Sun, May 25
A WORD TO THE GRADUATES@ 2:42 PM
I am truly flattered.
I've been knocking around what I'm going to say. I mean, I'm 39 years old. I'm lucky enough to count people like Michael Penn, Harlan Ellison and Carl Gottlieb as friends. These are people with true, hard-won wisdom slung from their gun belts. I'm armed with the equivalent of a cheap, Turkish Taser.
My wife, who's a year younger and eons smarter than me, found a transcription of David Foster Wallace's commencement address, which he made on May 21st, 2005 at Kenyon College.
I'm not going to reproduce it here; you can easily find it online. I've printed up a copy, and I carry it with me.
I'm suspicious of the phrase "life changing". I think people are a little too loose with that term. People like me. I used to be so aggressive about epiphanies, that I'd chase down the false, glittery ones and strangle 'em, while the true, shabbily-dressed spiritual kicks-in-the-head crept away in the background.
I did manage to trip over and fall into a few true ones, and I keep them close. Ross McElwee's film Sherman's March, as well as Hirokazu Koreeda's Afterlife. Stories like Harlan Ellison's "The Deathbird", John Collier's "The Chaser" and Wilbur Daniel Steele's "How Beautiful With Shoes". That week in the summer of 1991 when I first opened for Bill Hicks at Charlie Goodnight's. My first, disastrous set at the Holy City Zoo in the summer of 1992. Van Gogh's The Night Cafe. The Wire. Elvis Costello's This Year's Model. Erik Satie's Gymnopedes. My first meal at Aquavit in New York. Galway Harbour.
But David Foster Wallace's commencement speech has truly changed me. I think about it every day. Like Bernstein thinking of the girl on the ferry in Citizen Kane. It's changed me for the better.
I don't want to get too rapturous, since it's also caused a heap of panic and worry in me. Couldn't my wife have found the goddamn thing AFTER the speech I have to give?
"You have a guitar recital next week? Good for you! Hey, have you ever heard anything by Jimi Hendrix?"
Here's my rough draft, so far:
"Students and faculty of Broad Run High School, I greet you. I have been on television and in movies and been driven around in a limo and I have 'Weird' Al Yankovic on speed dial, so what I say is smart and helpful. You will listen now.
When you go out into the world as an adult, the first thing you must do is find the biggest, meanest adult and either punch him unconscious or stab him. In front of everyone. This will establish dominance and prevent you from being 'punked out', which you should have learned about in either calculus or AP English.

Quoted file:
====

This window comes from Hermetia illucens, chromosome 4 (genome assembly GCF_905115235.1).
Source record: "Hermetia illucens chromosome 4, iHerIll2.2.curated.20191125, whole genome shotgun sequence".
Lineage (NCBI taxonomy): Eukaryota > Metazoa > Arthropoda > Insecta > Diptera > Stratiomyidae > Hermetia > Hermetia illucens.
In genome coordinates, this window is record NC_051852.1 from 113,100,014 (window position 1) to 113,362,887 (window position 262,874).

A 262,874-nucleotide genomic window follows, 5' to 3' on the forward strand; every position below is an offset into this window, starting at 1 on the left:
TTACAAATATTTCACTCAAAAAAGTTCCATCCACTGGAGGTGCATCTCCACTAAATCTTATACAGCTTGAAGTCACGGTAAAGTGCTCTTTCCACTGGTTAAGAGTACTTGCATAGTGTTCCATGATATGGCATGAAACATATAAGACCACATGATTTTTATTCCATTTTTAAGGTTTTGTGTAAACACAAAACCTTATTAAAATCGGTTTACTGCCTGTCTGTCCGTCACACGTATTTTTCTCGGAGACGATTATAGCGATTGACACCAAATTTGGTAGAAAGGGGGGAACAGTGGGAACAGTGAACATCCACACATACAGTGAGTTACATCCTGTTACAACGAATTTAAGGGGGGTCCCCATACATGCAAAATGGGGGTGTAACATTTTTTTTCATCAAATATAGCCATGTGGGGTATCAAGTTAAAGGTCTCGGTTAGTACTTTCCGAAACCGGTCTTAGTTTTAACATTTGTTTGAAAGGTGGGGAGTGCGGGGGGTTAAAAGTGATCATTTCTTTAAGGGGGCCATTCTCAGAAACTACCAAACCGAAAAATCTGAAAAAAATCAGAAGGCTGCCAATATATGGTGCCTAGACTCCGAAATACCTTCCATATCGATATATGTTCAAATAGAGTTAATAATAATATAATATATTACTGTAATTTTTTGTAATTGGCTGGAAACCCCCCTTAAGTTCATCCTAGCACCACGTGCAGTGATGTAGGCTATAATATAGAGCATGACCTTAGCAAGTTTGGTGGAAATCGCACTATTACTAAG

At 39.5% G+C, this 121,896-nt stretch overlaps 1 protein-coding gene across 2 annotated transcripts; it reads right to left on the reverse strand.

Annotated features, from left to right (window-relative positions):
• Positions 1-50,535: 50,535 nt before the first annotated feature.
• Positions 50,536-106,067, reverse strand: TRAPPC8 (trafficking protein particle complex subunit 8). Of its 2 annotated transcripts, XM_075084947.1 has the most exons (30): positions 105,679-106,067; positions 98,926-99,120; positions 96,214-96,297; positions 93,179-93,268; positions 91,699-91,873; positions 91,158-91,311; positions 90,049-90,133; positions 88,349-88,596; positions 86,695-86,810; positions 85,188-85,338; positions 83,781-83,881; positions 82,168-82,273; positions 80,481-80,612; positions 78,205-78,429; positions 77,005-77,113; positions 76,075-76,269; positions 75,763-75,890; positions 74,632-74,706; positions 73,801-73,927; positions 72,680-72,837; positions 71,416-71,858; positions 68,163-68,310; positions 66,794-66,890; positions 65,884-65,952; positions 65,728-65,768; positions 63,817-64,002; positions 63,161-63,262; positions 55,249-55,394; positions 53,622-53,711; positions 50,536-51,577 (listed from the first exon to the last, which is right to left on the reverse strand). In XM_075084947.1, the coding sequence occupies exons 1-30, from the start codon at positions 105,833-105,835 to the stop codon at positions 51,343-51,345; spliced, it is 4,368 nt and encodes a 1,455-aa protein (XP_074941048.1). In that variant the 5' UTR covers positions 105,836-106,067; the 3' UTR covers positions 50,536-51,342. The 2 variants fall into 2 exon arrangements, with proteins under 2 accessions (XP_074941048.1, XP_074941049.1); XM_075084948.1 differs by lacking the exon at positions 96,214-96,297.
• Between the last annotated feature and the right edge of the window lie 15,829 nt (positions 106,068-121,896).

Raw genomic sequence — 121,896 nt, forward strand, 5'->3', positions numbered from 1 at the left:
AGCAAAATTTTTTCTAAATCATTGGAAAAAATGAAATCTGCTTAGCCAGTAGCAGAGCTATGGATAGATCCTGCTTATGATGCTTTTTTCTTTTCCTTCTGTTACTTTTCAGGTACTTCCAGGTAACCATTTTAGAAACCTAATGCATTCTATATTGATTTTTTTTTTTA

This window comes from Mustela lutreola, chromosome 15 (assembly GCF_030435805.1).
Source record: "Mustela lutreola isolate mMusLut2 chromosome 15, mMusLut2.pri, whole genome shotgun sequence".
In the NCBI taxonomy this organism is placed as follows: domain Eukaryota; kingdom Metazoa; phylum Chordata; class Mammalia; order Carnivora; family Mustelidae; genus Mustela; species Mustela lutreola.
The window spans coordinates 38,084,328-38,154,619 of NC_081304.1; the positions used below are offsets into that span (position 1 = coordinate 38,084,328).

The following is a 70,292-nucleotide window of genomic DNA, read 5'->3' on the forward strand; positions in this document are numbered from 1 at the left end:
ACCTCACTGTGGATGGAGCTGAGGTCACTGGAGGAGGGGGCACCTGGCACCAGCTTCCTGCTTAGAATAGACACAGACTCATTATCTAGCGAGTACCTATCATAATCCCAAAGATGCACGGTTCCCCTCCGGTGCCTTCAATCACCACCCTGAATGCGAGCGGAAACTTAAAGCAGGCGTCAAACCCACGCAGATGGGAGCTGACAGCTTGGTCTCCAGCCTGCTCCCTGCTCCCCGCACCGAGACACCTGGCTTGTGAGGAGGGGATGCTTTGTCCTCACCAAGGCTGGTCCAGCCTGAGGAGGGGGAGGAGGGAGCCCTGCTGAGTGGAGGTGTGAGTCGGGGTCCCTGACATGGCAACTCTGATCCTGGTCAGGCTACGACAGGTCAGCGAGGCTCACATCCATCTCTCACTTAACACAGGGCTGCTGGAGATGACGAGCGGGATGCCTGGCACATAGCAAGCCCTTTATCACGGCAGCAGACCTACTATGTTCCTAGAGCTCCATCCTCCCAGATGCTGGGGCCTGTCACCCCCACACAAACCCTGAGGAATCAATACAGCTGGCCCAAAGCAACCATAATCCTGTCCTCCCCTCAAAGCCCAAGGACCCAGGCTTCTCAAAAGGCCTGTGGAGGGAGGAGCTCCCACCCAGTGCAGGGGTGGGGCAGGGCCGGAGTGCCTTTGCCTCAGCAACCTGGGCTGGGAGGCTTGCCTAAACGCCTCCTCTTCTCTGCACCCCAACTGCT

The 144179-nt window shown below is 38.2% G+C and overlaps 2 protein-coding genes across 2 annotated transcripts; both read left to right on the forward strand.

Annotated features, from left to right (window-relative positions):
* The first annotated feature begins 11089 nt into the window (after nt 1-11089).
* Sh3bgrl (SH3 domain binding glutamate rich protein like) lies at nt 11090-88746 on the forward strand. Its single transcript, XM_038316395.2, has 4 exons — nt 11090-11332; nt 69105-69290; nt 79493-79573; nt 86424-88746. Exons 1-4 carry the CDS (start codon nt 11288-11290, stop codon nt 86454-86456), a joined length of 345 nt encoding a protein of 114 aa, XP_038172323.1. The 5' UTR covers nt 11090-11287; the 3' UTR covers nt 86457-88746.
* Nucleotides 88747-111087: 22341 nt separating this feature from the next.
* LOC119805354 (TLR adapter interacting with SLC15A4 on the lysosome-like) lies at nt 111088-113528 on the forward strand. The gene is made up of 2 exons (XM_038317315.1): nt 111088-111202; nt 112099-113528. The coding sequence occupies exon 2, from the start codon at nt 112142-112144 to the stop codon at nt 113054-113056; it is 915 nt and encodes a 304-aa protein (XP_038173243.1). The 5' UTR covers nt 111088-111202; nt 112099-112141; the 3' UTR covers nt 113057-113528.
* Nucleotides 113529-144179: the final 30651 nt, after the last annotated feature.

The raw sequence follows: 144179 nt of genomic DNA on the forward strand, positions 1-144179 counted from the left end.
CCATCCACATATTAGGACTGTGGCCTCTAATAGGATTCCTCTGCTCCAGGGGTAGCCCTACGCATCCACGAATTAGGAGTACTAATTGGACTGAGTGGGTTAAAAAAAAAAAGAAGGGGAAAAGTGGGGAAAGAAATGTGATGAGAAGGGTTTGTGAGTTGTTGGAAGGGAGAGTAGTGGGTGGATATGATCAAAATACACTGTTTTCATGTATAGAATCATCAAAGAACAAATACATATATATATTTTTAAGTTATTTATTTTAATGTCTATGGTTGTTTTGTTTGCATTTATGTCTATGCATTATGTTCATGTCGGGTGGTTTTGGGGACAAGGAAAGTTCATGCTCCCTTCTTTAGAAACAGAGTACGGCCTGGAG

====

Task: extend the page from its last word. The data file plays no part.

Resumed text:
Having done this, you will be free to carve out your own destiny, a violent new map whose borders will be your blood and whose continents will be the ivory dust of your foes' powdered skulls. You might think you're working quietly at some cubicle in a Fairfax office park but I assure you, that cubicle is a raging necropolis where bony phantom hands reach through the tear-soaked carpeting to peel your soul into ribbons. Fashion a spiked club from a broom handle and a golf cleat and wade into the tomb-legions like a rebuking finger of righteousness.
You must also take a mate. Men, find a woman who is broad of hip, thick of calf and who possesses unctuous, swaying paps with which to feed your warrior-spawn, to strengthen them for the coming bone-storm. Women, should your man be of spavined chest and womanly fetlock, smother him on his fainting-couch, and use his rib cage to build a lantern, his fat as candle tallow, and his ligaments as a wick. Leave that lantern burning outside your door, to attract a lone wanderer, whose murder-mask and pelvic-cracking back muscles will assure you a brood of myrmidons.
Parents and faculty! Prostrate yourselves under the war-wheel that is this new generation, and let what few drops of life are left in your wasted, fly-blown hopes and dreams grease the engines of the future!
Seven faces in the jungle! The statue that walks! Who peers from out the shunned house?! An archway of bone! The skin on the old man's kettle drum has a face! The sleeper awakes! Amok! Amok!
(Patton tears off his robe, revealing himself to be naked, and wearing only a waist-belt studded with inward-facing nails. He tries to flee from the stage but a wound-like rift shudders open in the air beside him, and a monstrous, child-hand with eyes for fingernails reaches out and pulls him into the howling portal. Atonal piping music can be heard, then an ancient laugh, and the portal is gone.
The graduates throw their mortarboards into the air)